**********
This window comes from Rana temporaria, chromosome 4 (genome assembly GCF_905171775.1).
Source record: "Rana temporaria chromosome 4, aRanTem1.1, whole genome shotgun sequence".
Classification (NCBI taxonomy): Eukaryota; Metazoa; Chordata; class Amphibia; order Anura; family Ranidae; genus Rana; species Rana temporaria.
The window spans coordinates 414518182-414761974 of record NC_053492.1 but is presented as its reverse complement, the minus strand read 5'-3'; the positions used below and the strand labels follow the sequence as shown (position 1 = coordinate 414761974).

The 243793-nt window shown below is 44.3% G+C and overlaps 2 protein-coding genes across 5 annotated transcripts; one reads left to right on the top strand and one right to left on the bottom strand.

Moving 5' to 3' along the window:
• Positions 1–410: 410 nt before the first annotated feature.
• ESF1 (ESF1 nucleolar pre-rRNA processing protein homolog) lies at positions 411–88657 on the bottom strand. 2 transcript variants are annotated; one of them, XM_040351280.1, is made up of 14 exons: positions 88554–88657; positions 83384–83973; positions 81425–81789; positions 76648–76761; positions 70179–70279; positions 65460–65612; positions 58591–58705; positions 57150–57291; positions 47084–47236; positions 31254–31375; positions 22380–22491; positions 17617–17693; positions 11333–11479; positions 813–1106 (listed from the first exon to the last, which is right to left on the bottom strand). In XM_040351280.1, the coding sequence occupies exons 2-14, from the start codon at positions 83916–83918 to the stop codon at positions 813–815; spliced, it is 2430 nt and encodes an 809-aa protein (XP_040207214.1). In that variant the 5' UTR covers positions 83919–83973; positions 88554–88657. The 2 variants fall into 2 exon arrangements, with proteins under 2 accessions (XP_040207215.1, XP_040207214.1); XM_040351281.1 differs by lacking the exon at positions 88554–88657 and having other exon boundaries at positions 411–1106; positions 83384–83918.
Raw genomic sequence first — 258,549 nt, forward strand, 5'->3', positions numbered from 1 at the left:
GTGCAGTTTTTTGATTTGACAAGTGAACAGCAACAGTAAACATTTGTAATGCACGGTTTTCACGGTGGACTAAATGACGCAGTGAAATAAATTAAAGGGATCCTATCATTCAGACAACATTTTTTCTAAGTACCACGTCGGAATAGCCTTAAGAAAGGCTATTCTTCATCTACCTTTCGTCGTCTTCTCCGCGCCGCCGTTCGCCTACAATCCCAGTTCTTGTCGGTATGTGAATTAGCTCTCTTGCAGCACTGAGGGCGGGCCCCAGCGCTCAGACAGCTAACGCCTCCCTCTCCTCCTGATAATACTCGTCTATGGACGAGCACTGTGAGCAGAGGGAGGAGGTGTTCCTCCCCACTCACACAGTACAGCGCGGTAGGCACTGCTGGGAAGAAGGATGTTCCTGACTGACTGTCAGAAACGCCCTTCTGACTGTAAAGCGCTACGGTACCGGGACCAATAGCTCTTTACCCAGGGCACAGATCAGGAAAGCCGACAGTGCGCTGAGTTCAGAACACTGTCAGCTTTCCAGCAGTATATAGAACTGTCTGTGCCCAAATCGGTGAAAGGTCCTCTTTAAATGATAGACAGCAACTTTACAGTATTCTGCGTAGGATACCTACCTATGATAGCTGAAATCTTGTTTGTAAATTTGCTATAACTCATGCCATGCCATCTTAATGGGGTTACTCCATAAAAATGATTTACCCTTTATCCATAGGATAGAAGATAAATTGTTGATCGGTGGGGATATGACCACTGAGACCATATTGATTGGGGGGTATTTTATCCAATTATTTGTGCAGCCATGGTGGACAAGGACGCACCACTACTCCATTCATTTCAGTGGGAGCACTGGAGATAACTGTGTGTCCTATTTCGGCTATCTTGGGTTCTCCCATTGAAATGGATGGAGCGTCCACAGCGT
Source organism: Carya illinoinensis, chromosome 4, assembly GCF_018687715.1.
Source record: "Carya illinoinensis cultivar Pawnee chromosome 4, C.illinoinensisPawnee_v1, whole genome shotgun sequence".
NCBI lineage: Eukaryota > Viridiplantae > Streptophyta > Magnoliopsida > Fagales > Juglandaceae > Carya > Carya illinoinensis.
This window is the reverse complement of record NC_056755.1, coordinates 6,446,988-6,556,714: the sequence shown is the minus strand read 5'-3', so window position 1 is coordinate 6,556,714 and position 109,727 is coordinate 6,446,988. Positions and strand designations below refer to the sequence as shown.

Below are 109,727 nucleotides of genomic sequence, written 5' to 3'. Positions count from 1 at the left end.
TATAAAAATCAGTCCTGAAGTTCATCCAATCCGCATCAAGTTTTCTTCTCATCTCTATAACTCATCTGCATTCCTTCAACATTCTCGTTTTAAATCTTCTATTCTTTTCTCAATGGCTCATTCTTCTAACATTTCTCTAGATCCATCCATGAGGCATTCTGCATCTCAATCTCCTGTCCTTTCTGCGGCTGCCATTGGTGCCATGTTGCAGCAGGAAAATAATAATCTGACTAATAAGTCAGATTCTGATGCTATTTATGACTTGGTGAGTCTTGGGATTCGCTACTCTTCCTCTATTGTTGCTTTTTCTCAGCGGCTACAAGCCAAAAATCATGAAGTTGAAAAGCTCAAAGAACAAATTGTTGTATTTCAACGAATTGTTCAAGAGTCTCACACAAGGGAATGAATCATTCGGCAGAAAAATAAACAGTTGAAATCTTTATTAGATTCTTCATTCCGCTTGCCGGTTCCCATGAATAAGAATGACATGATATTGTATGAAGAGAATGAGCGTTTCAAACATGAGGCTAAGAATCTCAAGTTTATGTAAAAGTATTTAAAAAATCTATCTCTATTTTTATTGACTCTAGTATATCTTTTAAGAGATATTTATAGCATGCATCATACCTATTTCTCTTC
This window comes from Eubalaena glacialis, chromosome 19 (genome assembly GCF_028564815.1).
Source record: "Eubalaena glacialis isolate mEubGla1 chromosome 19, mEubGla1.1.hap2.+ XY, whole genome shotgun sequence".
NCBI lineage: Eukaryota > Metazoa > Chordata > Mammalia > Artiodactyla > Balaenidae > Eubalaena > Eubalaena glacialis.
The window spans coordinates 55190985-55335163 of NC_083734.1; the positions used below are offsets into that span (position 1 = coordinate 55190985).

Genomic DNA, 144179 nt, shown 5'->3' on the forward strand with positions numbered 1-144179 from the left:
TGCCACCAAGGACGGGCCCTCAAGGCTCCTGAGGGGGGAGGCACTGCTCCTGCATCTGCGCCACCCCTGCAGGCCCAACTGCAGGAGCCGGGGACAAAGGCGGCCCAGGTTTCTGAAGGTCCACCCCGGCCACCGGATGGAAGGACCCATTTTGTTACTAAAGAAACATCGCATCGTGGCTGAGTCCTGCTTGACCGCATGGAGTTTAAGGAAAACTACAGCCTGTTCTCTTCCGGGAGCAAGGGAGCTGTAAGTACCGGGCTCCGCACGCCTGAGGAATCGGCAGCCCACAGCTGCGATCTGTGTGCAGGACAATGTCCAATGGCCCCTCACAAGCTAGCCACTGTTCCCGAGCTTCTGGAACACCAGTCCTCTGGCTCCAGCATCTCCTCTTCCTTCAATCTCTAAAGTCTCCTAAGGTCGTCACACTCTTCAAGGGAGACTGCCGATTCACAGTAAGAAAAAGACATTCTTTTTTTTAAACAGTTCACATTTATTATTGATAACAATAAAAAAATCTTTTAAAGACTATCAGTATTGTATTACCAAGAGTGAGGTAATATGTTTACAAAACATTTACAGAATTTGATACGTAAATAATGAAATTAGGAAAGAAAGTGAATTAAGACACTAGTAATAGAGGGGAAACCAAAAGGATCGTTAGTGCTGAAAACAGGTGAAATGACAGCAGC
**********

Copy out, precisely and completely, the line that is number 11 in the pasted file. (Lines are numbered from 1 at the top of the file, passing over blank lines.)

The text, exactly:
Source organism: Carya illinoinensis, chromosome 4, assembly GCF_018687715.1.